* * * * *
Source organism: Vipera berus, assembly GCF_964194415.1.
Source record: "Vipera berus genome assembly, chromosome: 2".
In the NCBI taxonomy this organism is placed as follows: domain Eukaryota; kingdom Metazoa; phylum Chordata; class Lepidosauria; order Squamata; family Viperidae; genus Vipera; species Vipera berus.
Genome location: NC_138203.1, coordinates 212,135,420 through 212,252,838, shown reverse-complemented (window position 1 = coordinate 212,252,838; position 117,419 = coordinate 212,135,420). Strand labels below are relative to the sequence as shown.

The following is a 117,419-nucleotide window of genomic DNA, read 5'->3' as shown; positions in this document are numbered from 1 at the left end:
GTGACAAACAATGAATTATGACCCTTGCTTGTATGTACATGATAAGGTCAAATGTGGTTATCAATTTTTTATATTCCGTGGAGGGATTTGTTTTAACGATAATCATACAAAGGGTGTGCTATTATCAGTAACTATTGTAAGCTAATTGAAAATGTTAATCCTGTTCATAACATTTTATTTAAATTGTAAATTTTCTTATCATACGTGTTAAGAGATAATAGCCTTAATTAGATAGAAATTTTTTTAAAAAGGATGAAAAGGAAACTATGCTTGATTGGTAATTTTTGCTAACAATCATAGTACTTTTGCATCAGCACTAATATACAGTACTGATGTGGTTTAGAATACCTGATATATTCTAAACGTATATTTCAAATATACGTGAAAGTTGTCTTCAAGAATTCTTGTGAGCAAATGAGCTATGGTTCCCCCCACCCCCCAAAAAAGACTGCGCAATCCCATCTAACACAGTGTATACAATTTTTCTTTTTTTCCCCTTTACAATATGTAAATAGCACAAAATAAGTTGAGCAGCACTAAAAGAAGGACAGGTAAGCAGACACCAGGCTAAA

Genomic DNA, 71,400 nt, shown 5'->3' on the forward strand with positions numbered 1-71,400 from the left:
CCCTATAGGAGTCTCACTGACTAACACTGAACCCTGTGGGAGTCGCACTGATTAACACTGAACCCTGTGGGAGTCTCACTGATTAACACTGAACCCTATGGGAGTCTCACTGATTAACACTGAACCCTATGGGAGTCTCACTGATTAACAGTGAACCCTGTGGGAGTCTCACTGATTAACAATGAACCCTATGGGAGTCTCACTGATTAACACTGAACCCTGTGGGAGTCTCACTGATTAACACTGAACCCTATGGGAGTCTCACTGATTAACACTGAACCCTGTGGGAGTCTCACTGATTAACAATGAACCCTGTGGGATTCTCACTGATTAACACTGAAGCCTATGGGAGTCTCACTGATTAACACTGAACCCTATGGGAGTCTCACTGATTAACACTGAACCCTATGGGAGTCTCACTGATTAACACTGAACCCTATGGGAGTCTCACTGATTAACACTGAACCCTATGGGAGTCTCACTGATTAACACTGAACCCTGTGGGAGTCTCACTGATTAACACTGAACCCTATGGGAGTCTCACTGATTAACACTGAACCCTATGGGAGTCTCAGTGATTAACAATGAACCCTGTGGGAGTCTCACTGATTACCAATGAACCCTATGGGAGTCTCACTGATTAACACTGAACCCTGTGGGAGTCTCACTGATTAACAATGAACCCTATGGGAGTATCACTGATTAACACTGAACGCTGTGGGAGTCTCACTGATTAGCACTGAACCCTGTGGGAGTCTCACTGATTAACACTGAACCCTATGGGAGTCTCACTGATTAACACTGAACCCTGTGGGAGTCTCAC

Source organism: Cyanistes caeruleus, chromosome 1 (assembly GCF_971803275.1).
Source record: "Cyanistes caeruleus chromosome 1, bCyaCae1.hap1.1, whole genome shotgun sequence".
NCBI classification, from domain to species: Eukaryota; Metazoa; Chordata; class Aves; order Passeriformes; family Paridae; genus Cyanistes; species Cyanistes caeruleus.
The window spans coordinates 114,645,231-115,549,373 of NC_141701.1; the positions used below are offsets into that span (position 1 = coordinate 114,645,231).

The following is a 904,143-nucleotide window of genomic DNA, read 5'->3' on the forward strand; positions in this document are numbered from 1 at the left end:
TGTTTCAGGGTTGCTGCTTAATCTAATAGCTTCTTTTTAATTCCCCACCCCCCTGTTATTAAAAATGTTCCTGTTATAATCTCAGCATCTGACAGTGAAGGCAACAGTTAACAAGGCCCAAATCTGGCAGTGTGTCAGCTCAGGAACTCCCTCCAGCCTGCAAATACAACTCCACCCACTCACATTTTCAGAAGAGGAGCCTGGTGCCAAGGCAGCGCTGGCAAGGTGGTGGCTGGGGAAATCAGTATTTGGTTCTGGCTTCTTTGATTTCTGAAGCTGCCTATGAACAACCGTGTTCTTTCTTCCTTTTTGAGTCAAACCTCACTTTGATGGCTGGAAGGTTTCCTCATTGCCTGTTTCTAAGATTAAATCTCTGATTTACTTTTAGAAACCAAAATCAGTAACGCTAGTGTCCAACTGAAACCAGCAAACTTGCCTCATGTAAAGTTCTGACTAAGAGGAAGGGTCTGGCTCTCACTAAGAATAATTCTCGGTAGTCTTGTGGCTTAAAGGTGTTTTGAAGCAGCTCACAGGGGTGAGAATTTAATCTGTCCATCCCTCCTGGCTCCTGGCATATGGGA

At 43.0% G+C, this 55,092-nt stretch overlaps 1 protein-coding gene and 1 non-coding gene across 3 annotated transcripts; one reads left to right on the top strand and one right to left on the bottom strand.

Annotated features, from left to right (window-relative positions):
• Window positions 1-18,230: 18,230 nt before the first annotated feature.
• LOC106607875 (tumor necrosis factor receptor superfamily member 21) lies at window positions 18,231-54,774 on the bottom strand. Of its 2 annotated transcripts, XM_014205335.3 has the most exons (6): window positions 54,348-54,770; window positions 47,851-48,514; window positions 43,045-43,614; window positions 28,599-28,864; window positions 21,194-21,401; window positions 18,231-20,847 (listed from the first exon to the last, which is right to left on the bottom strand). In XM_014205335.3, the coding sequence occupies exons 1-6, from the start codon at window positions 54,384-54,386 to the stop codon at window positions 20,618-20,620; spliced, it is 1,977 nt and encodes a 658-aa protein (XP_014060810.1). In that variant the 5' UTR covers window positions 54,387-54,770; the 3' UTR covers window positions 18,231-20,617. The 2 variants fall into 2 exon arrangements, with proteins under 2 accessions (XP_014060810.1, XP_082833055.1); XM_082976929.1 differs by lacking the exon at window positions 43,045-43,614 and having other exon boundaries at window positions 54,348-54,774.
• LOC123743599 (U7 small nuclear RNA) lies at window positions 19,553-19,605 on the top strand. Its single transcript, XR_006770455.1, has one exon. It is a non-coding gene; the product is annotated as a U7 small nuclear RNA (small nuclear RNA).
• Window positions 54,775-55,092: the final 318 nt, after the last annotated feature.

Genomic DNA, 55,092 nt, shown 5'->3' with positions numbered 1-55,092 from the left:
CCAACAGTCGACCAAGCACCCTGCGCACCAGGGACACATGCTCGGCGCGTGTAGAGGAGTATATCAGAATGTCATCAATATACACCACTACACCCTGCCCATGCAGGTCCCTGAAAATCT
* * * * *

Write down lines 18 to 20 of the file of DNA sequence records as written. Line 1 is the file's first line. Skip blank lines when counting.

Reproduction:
• LOC106607875 (tumor necrosis factor receptor superfamily member 21) lies at window positions 18,231-54,774 on the bottom strand. Of its 2 annotated transcripts, XM_014205335.3 has the most exons (6): window positions 54,348-54,770; window positions 47,851-48,514; window positions 43,045-43,614; window positions 28,599-28,864; window positions 21,194-21,401; window positions 18,231-20,847 (listed from the first exon to the last, which is right to left on the bottom strand). In XM_014205335.3, the coding sequence occupies exons 1-6, from the start codon at window positions 54,384-54,386 to the stop codon at window positions 20,618-20,620; spliced, it is 1,977 nt and encodes a 658-aa protein (XP_014060810.1). In that variant the 5' UTR covers window positions 54,387-54,770; the 3' UTR covers window positions 18,231-20,617. The 2 variants fall into 2 exon arrangements, with proteins under 2 accessions (XP_014060810.1, XP_082833055.1); XM_082976929.1 differs by lacking the exon at window positions 43,045-43,614 and having other exon boundaries at window positions 54,348-54,774.
• LOC123743599 (U7 small nuclear RNA) lies at window positions 19,553-19,605 on the top strand. Its single transcript, XR_006770455.1, has one exon. It is a non-coding gene; the product is annotated as a U7 small nuclear RNA (small nuclear RNA).
• Window positions 54,775-55,092: the final 318 nt, after the last annotated feature.